A very popular American transplant, Georgian Dunkin’ Donuts also makes some really good Georgian pastries! It seems to be the only place left in town for a bagel (I always find the donuts themselves a bit underwhelming., though) Also a good place to pop in and use the toilet when you’re running around town.
What I order: New York bagel, lobiani, pumpkin spice latte

Entree
The place:
When I first came to Tbilisi, this local chain was one of the few places with WiFi, and I spent a LOT of time here. Not the case anymore, but still a good place to pop in for breakfast or a snack on the run.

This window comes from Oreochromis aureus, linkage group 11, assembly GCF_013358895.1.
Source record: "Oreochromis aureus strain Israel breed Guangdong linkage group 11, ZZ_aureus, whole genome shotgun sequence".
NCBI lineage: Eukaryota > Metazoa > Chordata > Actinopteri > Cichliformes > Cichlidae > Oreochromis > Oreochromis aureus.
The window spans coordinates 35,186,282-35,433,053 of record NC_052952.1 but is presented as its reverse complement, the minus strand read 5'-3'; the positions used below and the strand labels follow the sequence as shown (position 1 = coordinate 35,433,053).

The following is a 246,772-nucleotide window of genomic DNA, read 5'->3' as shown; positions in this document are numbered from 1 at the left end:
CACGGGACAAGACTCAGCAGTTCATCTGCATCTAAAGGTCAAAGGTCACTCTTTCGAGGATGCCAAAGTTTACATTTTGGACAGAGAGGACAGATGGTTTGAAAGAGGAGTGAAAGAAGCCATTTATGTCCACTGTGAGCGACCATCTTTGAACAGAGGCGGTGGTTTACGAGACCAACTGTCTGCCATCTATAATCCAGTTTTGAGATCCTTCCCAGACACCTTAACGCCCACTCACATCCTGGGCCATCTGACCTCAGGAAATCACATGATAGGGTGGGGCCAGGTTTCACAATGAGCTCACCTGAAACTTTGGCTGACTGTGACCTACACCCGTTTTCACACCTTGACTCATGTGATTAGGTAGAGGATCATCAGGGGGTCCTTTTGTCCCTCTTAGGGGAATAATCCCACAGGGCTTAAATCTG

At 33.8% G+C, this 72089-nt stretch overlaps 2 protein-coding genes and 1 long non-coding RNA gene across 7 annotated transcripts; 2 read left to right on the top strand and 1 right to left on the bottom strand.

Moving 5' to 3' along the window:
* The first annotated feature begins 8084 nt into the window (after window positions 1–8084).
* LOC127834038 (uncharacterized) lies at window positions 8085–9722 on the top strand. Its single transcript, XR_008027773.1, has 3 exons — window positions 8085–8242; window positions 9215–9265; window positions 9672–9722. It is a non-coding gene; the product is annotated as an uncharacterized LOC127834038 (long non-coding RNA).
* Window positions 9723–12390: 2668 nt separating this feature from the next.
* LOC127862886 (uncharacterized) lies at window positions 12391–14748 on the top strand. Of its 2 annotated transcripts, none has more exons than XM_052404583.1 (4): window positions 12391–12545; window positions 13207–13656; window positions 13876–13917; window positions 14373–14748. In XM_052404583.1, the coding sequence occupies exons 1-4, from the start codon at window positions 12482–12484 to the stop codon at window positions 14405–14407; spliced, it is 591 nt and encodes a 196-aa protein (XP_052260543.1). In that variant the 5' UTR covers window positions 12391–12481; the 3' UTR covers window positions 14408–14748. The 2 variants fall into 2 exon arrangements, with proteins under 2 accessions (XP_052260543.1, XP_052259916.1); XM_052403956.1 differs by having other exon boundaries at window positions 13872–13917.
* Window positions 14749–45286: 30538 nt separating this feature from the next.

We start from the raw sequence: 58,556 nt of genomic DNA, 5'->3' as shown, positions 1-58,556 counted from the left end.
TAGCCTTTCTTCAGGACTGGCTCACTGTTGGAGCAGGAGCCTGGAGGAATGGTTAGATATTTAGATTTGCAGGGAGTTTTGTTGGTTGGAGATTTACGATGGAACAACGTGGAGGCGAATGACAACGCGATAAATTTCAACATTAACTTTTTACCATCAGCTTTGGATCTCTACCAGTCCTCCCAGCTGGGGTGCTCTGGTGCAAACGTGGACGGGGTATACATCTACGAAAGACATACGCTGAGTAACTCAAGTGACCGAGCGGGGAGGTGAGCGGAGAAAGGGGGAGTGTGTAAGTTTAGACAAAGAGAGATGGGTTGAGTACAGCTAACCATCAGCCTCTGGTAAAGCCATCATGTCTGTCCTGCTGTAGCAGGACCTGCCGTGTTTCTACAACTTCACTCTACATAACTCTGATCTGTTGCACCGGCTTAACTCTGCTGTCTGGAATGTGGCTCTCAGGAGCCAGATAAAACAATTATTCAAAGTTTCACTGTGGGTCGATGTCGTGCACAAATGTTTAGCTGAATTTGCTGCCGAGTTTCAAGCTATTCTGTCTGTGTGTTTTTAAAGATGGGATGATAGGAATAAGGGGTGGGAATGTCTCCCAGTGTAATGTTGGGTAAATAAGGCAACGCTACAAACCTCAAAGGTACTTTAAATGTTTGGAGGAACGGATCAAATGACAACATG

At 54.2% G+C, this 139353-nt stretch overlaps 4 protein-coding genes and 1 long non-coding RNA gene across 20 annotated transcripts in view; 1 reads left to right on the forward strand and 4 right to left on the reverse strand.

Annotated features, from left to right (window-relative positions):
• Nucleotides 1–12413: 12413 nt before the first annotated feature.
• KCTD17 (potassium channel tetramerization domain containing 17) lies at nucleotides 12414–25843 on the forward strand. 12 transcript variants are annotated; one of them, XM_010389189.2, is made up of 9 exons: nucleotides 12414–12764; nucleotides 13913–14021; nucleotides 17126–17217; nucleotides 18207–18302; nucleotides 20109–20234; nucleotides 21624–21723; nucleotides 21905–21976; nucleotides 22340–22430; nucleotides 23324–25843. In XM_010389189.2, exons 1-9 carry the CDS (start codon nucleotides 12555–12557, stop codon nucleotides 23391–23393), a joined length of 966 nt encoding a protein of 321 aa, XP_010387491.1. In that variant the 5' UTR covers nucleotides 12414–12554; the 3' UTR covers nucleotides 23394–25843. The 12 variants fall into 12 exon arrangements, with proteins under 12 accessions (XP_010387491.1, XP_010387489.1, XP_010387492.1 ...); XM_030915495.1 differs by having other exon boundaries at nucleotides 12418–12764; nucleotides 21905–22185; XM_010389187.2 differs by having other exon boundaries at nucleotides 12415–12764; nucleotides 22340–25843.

What I order: Oranais, chocolate and almond croissant (on the rare occasion they have it) latte

Literaturuli Cafe
The place: Another favorite from way back when, and another bookstore cafe. There are at least two locations in Tbilisi still open.
What I order: lobiani

Pelmeni 1
The place:
A hole-in-the-wall of a place in a parking lot across the street from Isani metro station. The food is fantastic and cheap, but unfortunately the smokers have overtaken the formerly-non-smoking section.
What I order: uralskij pelmeni, hand-cut french fries

Ronny’s Pizza
The place:
Georgia’s best American pizza place, which has recently added a few locations. They also deliver.
What I order: Wild West (barbecue chicken and roasted garlic) pizza, root beer

Sakhachapure #1
The place:
A local chain that my friend from Batumi proclaimed the best adjaruli outside of Adjara, with many convenient locations. Also, props to them for making a dessert khachapuri–it took too long!